Then there is the gourmet approach. Some Florida restaurants are now buying lionfish, which are light and flaky when cooked, not unlike snapper, and serving them to diners. Once there is a large enough market for them, scientists said, fishermen will pay attention and help haul them out of the sea.
But there are problems there, too.
“The tricky part is catching them — traditional fisheries use hook and line and that doesn’t seem to be effective with lionfish,” said Maia McGuire, a marine biologist at the University of Florida. “Divers with spear guns, they catch and catch and catch; it’s labor intensive and requires divers, gear and boats.”
Being as wily as they are, lionfish do not typically swim in schools, making them difficult to sweep up with traditional fishing nets. And they have somehow adapted to deep waters — a submarine found some of them 1,000 feet below the surface of the sea, which is too deep for divers.
Traps offer some hope, scientists said; lobster fishermen in the Keys have noticed lionfish in their traps. Work is underway to build traps just for lionfish, which would make it easier for fishermen to catch and sell them.
Scientists are also finding some comfort in the fact that merely limiting the number of lionfish on a reef — as opposed to culling them all — will allow the reef and its fish to recover, said Stephanie Green, a marine ecologist at Oregon State University who is conducting a study of such efforts.
Lionfish do not belong in the Atlantic Ocean. They wound up there when people bought them to glam up their aquariums and eventually freed them in the ocean, probably thinking they were doing a good deed, scientists said. Their true home is the Pacific and Indian Oceans, where they do not pose a problem, most likely because they are eaten by more powerful predators that keep the population in check. Here, the predators seemed befuddled by them. They either steer clear or are enticed a little too close by their orange-stripe colors and Lady Gaga-like appearance.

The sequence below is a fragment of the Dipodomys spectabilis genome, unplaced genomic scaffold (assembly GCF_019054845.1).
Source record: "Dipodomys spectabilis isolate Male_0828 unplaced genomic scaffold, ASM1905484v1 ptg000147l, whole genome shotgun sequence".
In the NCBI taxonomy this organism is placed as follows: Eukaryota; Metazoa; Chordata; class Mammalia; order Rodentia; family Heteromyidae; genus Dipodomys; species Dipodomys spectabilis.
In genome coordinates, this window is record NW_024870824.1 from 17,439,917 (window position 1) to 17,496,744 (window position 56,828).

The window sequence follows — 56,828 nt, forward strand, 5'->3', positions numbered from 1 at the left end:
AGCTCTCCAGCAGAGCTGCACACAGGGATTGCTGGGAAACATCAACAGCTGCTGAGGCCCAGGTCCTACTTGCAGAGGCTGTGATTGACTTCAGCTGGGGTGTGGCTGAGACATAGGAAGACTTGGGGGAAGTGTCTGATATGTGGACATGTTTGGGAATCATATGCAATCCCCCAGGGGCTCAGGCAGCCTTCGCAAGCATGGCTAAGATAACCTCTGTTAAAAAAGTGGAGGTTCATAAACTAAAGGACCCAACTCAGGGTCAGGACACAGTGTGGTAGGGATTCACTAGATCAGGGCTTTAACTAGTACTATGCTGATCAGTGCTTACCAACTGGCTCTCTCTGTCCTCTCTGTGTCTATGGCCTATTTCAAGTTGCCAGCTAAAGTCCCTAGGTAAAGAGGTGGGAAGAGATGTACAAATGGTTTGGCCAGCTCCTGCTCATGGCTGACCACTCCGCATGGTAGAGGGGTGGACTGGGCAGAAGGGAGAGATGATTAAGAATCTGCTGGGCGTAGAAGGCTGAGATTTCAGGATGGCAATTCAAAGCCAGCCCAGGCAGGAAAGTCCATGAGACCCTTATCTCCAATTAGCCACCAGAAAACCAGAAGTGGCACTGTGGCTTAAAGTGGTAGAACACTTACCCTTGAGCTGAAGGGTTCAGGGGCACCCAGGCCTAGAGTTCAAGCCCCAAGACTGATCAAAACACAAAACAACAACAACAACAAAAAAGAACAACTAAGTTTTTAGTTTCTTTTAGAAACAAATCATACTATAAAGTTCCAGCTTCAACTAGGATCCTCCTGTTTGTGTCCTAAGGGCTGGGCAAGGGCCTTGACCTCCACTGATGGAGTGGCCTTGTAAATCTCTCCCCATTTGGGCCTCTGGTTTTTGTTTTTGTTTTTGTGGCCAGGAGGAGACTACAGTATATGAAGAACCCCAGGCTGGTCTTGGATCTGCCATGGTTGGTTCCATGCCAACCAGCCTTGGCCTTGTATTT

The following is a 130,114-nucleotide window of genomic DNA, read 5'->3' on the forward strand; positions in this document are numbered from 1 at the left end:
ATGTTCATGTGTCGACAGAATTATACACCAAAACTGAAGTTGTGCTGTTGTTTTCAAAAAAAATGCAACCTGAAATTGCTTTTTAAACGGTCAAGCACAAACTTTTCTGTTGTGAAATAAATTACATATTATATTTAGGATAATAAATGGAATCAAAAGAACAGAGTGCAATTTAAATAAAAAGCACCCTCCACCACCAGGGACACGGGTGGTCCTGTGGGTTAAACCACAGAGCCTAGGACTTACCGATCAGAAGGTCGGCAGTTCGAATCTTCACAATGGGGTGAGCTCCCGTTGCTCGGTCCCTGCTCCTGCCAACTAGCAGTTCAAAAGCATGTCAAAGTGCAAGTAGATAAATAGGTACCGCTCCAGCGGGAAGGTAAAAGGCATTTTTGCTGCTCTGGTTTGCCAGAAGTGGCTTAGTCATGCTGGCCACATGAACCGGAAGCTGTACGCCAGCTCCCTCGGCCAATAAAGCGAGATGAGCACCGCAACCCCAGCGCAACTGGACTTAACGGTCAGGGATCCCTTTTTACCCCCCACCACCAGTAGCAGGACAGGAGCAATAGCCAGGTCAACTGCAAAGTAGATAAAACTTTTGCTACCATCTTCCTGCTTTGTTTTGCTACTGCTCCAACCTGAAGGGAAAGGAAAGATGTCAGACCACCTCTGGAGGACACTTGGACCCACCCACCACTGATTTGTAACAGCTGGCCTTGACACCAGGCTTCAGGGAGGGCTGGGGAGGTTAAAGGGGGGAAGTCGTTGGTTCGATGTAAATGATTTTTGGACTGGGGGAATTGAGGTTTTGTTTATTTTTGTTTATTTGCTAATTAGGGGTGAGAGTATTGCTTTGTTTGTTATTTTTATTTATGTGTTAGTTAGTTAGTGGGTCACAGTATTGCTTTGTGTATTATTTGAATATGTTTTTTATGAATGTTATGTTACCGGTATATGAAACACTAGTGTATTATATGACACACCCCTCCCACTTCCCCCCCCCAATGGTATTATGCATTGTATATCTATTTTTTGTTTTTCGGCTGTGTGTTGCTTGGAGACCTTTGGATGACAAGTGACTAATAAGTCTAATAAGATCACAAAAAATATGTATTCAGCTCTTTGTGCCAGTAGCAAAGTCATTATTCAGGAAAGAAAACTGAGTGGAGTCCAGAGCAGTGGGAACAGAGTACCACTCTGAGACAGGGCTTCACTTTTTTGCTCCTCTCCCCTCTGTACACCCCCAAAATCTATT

“Our native species don’t know who they are,” said Matthew Johnston, a research scientist at Nova Southeastern University in Florida. “I’ve seen pictures of juvenile fish trying to hide within their tentacles. They think they are shelters — and then they just eat them. It’s a pretty bad deal.”
And eat they do. Mr. Johnston described lionfish as gluttonous, because studies have shown that they can stuff 50 or 60 baby fish into their stomachs. They even have big layers of stomach fat, the result of so much overindulgence, he added. But, as committed survivalists, they also can make do without food for long spells.
There is little likelihood of extinction. When one dies, gazillions more take their place. Female lionfish are built for spawning; they each release two million eggs a year. By the time scientists here sorted all this out, their numbers were headed toward infinity.
“They can spawn as frequently as every four days, which is really crazy,” Ms. McGuire said, then wondered, “Are we going to end up with reefs just covered with lionfish?”